Roblox has exploded in the past decade from a fairly niche block-building, game-creation multiplayer platform to arguably the closest thing we have to a metaverse that’s living and breathing today.
So what’s it like to develop for the platform? We chatted to some of the biggest studios working on Roblox today about the highs and lows of working on the platform, what sort of experience they’ve had and most importantly, how they found success.
This time we spoke to Looty Games, creator of roguelite game Ruin. Having only recently launched this is a title that may indeed be one to watch with impressive visual fidelity and depth of gameplay that follows the trend of other studios we’ve covered in this series.
We spoke to Looty Games president, Chris Haga about their team’s experience building their game for Roblox and approaching monetisation on the platform.
PocketGamer.biz: How did you approach building your game on Roblox?
Chris Haga: Our experience is from off-platform, mostly PC and mobile. When we started on Roblox, our initial approach was simply to take something we knew worked from mobile and bring it onto the platform. Quite soon we realised this is not a good idea. It turns out that for every mile of road there’s two miles of ditch!
From there we pivoted quickly, several times actually, until we settled on what we have now. Throughout the process we continuously incorporated more and more aspects of what makes Roblox games “Robloxy” and learnt what it is that the community is looking for in a game they play. Our like rate is now around 94% and we’re getting 10k+ visits a day in the week since launch.
I would strongly encourage off-platform devs to spend a few weeks or even months, playtesting Roblox games (of all sorts) for multiple hours per day before you decide what you want to make.
Did you have any development experience beforehand, and if so how did that inform your game?
Between us we have a ton of experience at studios like Riot, Blizzard, Bethesda, etc but many of the lessons learned from these places don’t really apply to Roblox products. We realised that the best thing you can do when starting to create on Roblox is to immediately forget everything you’ve learned until then - it’s a totally different experience to other platforms
What has your experience been like working on your game via Roblox, and how does it differ to other platforms?
Roblox as a platform has incredible strengths, chiefly among them is the speed of development. You shouldn’t spend more than two to four weeks on a new concept - you can deploy it quickly to 1,000 users for a few dollars and have it evolve from there.
The entire Roblox engine is built for speed. With that speed you often sacrifice complexity, but leaning into that is key to success.
A lot of studios on Roblox operate with smaller teams. Two people on Roblox can build a game that gets 6,000 concurrents or more so there’s no need to build out massive teams. Often the smaller teams are more efficient and can adapt more easily to feedback from the community.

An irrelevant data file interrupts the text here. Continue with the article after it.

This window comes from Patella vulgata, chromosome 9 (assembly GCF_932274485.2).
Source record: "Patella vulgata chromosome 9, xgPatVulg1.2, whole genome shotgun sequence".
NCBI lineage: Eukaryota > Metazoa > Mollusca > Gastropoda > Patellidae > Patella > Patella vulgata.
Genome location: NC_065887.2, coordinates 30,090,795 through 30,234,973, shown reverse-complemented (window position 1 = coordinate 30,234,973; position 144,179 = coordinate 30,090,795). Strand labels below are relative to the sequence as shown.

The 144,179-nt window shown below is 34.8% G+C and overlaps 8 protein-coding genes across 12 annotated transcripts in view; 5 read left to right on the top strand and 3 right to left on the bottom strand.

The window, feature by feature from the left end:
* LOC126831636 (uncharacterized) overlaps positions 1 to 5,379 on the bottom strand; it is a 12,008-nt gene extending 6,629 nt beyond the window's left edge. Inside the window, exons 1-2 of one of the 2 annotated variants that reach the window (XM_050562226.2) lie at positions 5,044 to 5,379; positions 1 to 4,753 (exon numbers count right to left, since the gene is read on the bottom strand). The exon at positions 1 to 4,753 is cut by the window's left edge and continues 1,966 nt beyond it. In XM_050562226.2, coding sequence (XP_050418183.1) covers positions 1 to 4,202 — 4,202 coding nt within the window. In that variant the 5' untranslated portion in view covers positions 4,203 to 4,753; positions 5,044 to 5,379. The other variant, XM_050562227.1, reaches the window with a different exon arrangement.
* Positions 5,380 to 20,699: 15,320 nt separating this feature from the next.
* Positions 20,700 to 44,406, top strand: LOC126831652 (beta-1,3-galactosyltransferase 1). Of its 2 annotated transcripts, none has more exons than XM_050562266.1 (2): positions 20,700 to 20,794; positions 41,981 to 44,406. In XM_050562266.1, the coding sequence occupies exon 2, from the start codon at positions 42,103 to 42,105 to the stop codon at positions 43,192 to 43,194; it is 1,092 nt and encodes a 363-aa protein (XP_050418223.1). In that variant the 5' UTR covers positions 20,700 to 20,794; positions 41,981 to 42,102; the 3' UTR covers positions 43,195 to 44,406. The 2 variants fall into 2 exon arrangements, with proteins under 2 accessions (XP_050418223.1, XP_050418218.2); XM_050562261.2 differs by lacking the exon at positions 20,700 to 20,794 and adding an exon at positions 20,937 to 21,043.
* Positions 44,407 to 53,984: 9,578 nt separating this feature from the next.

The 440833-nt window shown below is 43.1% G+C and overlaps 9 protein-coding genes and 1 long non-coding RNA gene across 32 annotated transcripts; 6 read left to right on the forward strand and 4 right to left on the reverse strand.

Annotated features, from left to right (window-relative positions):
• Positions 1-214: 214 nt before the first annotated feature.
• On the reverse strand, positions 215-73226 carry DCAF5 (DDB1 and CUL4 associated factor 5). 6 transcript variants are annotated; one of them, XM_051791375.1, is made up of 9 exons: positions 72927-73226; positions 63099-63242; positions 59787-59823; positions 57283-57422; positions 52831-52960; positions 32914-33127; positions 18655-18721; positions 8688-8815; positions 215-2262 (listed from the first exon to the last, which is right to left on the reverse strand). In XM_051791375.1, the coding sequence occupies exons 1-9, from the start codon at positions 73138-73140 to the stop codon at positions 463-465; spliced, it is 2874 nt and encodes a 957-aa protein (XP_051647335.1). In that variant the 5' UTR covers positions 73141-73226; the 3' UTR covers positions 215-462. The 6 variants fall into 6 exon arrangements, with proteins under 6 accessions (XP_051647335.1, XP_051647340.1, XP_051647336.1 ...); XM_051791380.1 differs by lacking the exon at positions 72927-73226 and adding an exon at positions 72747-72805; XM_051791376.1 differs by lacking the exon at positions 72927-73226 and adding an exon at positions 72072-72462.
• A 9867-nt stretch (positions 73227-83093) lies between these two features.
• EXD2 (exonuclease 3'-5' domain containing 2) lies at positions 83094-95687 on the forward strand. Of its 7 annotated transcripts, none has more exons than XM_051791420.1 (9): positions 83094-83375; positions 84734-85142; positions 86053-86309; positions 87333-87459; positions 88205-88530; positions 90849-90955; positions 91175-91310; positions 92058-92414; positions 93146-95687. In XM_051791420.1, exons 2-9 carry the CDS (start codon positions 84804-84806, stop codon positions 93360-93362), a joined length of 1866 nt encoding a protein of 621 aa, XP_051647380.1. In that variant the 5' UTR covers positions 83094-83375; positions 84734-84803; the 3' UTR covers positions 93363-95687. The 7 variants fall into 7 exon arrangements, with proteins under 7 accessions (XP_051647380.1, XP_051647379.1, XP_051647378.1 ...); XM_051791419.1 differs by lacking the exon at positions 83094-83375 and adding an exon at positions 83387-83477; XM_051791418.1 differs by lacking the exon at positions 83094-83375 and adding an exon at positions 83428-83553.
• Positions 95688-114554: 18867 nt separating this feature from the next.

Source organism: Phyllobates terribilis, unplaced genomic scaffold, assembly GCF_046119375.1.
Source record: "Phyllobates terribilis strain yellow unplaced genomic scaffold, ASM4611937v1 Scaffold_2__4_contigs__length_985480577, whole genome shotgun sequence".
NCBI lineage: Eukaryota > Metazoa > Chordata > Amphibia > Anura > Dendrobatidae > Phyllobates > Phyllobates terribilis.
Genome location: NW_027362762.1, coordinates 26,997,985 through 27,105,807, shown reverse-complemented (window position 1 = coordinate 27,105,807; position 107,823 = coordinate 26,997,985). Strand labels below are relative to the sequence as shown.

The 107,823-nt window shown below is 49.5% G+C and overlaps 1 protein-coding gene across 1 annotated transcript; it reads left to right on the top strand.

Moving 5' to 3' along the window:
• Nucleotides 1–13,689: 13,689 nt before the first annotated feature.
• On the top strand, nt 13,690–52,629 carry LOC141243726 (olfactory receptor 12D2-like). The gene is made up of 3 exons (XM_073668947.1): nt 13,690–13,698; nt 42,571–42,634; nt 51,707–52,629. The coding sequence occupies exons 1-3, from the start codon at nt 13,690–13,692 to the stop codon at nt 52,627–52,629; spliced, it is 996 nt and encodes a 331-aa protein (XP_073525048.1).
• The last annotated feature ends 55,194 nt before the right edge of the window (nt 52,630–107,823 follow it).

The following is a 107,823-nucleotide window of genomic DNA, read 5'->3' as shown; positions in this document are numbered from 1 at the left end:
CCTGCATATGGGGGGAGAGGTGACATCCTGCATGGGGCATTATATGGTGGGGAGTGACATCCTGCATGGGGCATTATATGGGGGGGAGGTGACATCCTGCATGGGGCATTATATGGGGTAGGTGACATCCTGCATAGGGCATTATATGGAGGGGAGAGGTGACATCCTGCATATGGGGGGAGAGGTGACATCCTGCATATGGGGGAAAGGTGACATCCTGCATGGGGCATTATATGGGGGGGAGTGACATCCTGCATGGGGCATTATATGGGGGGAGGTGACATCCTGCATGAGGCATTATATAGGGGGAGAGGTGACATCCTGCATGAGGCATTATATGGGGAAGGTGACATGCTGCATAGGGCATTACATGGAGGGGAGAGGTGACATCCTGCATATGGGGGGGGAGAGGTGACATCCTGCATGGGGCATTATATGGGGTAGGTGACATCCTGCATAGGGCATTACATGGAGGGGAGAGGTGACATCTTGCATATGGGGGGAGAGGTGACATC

With Roblox I think it’s also important to have clear KPI’s and closely monitor your acquisition costs. Proper attribution is still a work in progress, but with testing you can find channels that work effectively. For example, we’ve found that a great TikTok ad can help us recruit users profitably.
Another thing that makes Roblox different is the creator talent. There are developers on Roblox who are 19 years old and already have 10 years of game development experience. Some of the greatest game developers I’ve ever met have been from the Roblox platform.
What is your approach to cross-platform development?
Always ask yourself, from day one, “How will this play on Xbox? Mobile? PC?” so that you don’t have to go back and make changes later.
Also, look at how other Roblox games have solved hard UI and user experience problems. There’s so many games on the platform and there’s a lot to be used as inspiration.
Try your best to hotfix on the fly. Roblox players are very forgiving if you’re building something they like, and that feels genuine. The feedback they give is also really honest so is actually a great way to keep making improvements to keep players coming back.
How are you looking to monetise your game?
We monetise in three ways. First, are Direct Purchases which account for around 70% of our income. This is from sales of items we create like weapons, higher levels, gold and various utility items. There’s lots of things users can purchase to make their experience of the game more interesting.
The second way we make money is through commissions - this makes up around 15% You can customise your avatar in our experience with items that have been created by other developers or studios - we receive a small fee for avatar items sold that haven’t been created by us.
Finally, premium Payouts which again make up around 15% of our income. Roblox users can be “premium” if they spend a few dollars a month for a subscription to Roblox. When these users spend time in your game, you receive a fraction of this payment.